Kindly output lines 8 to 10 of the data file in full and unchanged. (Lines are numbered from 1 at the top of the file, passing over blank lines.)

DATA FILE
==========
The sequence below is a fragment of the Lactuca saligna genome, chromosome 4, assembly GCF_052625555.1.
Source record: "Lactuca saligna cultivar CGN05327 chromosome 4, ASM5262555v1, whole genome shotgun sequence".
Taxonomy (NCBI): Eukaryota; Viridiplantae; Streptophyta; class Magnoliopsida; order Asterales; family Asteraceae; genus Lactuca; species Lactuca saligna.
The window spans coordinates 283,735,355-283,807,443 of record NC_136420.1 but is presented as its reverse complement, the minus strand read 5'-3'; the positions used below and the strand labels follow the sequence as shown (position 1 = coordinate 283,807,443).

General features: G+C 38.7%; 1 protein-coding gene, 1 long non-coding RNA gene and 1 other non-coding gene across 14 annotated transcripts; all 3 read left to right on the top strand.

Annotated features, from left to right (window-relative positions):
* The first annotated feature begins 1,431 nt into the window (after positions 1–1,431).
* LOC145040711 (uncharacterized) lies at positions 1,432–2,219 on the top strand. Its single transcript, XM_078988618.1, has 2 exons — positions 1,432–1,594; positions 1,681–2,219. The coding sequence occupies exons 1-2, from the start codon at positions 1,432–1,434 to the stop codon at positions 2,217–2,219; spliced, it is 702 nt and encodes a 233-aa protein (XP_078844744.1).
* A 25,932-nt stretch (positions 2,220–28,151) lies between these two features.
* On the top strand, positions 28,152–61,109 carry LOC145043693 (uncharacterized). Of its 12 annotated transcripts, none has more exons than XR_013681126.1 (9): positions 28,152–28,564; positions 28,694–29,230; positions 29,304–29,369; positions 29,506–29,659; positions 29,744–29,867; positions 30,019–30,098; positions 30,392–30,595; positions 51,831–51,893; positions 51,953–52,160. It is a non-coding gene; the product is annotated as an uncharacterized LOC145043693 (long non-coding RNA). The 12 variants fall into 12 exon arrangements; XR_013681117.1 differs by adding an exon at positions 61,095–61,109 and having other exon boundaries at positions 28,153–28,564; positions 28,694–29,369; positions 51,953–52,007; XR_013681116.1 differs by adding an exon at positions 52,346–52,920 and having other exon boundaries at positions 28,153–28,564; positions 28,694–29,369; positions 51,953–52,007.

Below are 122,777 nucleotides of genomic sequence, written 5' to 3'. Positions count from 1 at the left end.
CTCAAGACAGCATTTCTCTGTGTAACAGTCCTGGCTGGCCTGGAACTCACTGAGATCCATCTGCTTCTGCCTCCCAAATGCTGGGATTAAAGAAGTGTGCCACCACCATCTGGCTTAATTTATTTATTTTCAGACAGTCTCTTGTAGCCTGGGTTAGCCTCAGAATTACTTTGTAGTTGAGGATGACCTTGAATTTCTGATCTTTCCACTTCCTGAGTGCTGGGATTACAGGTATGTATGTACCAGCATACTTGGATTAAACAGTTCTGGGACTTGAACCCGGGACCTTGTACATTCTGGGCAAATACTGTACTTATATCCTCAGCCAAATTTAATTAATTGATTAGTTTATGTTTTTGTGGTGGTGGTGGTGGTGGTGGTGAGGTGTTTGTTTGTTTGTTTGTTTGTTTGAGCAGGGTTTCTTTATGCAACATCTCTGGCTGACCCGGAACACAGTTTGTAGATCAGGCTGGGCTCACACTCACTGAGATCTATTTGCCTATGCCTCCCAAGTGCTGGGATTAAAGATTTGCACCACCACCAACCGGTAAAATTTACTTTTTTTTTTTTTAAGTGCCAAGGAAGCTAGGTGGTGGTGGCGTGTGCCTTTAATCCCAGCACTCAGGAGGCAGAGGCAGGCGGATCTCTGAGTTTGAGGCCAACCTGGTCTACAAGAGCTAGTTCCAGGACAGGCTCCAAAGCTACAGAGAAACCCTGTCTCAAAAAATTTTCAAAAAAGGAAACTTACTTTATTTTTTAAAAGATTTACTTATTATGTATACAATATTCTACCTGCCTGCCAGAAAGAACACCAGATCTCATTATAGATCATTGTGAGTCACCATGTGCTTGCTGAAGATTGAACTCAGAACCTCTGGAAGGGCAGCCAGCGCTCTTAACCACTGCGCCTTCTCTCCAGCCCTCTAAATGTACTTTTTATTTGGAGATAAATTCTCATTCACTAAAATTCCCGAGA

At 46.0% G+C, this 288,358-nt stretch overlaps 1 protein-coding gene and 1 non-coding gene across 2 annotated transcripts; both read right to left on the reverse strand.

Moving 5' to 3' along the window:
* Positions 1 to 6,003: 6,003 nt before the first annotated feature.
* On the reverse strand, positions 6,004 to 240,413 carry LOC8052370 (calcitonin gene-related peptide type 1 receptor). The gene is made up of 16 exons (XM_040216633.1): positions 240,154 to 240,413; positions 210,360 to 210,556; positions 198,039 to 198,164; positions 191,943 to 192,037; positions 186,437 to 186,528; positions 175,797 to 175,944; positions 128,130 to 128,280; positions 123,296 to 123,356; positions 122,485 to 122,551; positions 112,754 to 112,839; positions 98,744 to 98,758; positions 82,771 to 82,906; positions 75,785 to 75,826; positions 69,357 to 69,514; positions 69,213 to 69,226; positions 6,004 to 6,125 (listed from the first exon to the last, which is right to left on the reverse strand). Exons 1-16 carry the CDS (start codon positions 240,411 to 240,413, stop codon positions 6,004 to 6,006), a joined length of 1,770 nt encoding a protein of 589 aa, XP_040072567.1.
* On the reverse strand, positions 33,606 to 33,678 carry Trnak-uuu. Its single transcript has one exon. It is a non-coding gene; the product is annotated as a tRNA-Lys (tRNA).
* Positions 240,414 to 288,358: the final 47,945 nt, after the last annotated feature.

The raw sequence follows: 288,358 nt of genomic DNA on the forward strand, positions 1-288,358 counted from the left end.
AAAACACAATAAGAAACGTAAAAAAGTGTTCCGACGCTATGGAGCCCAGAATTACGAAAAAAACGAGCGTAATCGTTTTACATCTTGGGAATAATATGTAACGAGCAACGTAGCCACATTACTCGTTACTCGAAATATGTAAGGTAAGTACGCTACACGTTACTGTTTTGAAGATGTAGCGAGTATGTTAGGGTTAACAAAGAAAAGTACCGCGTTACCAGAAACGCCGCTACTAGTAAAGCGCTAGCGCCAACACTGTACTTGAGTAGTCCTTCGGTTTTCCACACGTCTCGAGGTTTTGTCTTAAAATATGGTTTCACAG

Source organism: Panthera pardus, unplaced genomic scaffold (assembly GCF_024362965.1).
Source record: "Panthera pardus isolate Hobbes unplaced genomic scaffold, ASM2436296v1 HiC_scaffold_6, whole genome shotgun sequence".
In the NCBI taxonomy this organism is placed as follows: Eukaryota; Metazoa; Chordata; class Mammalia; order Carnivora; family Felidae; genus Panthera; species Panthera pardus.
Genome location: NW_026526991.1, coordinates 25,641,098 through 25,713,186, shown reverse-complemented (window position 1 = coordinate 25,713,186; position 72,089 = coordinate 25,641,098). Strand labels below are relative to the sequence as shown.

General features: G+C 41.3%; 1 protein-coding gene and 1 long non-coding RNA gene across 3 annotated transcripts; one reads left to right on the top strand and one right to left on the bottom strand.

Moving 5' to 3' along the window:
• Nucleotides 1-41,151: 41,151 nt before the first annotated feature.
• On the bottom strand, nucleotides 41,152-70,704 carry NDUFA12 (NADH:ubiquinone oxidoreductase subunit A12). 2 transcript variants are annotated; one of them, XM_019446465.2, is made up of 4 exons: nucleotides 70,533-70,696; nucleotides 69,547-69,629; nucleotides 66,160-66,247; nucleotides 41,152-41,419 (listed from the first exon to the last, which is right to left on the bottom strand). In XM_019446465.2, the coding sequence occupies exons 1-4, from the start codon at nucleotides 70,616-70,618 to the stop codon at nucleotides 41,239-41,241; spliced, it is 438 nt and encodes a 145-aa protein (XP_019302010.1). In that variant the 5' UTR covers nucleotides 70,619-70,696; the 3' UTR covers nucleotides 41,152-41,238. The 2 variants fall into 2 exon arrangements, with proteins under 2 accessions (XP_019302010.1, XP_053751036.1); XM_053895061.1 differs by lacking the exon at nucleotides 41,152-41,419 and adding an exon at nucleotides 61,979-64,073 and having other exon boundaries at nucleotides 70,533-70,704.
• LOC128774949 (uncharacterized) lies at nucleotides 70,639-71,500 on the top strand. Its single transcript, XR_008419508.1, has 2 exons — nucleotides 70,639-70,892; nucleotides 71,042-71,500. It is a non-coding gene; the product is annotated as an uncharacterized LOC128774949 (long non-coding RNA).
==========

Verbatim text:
* LOC145040711 (uncharacterized) lies at positions 1,432–2,219 on the top strand. Its single transcript, XM_078988618.1, has 2 exons — positions 1,432–1,594; positions 1,681–2,219. The coding sequence occupies exons 1-2, from the start codon at positions 1,432–1,434 to the stop codon at positions 2,217–2,219; spliced, it is 702 nt and encodes a 233-aa protein (XP_078844744.1).
* A 25,932-nt stretch (positions 2,220–28,151) lies between these two features.
* On the top strand, positions 28,152–61,109 carry LOC145043693 (uncharacterized). Of its 12 annotated transcripts, none has more exons than XR_013681126.1 (9): positions 28,152–28,564; positions 28,694–29,230; positions 29,304–29,369; positions 29,506–29,659; positions 29,744–29,867; positions 30,019–30,098; positions 30,392–30,595; positions 51,831–51,893; positions 51,953–52,160. It is a non-coding gene; the product is annotated as an uncharacterized LOC145043693 (long non-coding RNA). The 12 variants fall into 12 exon arrangements; XR_013681117.1 differs by adding an exon at positions 61,095–61,109 and having other exon boundaries at positions 28,153–28,564; positions 28,694–29,369; positions 51,953–52,007; XR_013681116.1 differs by adding an exon at positions 52,346–52,920 and having other exon boundaries at positions 28,153–28,564; positions 28,694–29,369; positions 51,953–52,007.